In 1967, The Velvet Underground released the album Nico and became one of the first bands to be referred to by some critics as ‘new wave.’ That same year, the first cash machine appeared in Enfield Town, North London, ushering in the era of the ATM and, with it, perhaps the most significant new wave in consumer banking since credit cards appeared in the 1950s.
Innovations such as online banking and email money transfers fuelled bank growth. But the fintech revolution is different. Driven from outside the banks, these innovations now threaten their market share. Last year, OMERS Ventures reported that 100 fintech startups in Canada had raised more than $1 billion in funding since 2010.
And we’re about to move into the third wave of fintech development, according to Jeff Gido, global head of Goldman’s financial technology group in investment banking, who spoke at Goldman Sachs’ annual technology conference earlier this year.
The first wave arose after the financial crisis of 2008, as regulatory changes “made some businesses less profitable for banks,” he said. This created an opportunity for startups to fill the void by taking advantage of new technologies and consumer preferences that were shifting toward real-time mobile financial services.
Gido believes we are now in a second wave where “incumbents are using their brands and infrastructure to remain competitive with the startups.” During this second wave, Canadian banks have developed mobile apps to provide access to their existing banking services.
Bank of Montreal, for example, is the first of the Big Five to offer a ‘robo-advisor,’ called SmartFolio, which it designed in-house. Bank of Nova Scotia has also chosen to develop solutions internally by creating a ‘digital factory’ to focus on technology and mobile banking.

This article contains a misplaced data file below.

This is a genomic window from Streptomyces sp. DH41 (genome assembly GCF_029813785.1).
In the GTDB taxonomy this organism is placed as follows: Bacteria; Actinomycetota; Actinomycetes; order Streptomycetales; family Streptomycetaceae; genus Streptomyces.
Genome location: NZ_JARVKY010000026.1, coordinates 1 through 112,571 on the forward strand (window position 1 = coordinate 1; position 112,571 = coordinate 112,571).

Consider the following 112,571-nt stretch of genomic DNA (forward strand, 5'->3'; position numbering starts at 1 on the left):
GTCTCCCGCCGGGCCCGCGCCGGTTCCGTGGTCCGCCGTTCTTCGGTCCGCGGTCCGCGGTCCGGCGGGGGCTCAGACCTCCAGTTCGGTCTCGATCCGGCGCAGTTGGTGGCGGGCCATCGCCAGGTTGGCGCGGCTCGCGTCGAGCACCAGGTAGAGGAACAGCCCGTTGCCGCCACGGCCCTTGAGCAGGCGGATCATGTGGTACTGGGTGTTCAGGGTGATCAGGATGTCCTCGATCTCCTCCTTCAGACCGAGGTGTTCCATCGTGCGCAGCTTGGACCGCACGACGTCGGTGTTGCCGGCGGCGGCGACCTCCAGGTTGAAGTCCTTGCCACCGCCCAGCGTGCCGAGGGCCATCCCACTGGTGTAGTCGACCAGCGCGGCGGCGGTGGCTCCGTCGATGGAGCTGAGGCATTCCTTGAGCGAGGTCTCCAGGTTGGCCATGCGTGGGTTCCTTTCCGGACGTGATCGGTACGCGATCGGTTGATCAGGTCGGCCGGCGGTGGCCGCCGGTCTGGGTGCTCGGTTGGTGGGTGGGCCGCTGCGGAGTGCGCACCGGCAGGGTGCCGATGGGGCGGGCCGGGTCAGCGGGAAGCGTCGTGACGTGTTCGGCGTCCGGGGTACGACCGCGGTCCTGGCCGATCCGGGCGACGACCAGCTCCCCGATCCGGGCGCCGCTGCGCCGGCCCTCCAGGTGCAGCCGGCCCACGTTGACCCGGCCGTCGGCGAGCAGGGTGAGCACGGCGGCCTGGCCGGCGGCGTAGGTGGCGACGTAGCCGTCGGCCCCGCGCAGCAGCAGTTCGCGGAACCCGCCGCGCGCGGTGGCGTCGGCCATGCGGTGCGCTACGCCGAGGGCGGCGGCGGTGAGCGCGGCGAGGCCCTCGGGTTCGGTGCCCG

In the coming third wave, Gido believes big banks will partner with startups, just as Scotiabank has done with Atlanta-based online lender Kabbage to provide small business loans, and CIBC and the Bank of Nova Scotia have done with Montreal-based Thinking Capital in the online lending space.
Experts say it’s imperative for banks to bring innovation to market quickly. In its 2015 annual review of global banking, consultancy firm McKinsey & Co. warns that banks could lose up to 60 per cent of their retail profits to fintech firms within the next decade. That’s huge.
By teaming with fintech startups, the banks get technical expertise and a culture of innovation. As Jeff Marshall, head of Scotiabank’s digital factory, told the Toronto Star: “What we’ve found is that going to somebody who has already thought through the customer experience is a great way to get to market a lot faster.”
The banks, in turn, can provide startups with capital and the infrastructure to handle regulatory compliance as they expand — not to mention a large customer base. After all, 57 per cent of digitally active Canadians don’t use fintech because they don’t know it exists, according to an Ernst and Young study.
The partnerships formed in this third wave may be the salvation of both players as they face common competitors, such as Google and Apple. Facebook, for example, is now offering peer-to-peer lending.
As RBC CEO Dave McKay says, the banks are on a “collision course with the Googles and the Apples of the world,” both of which have launched digital wallets. Without innovation, banks could not only lose revenue, but their customer base.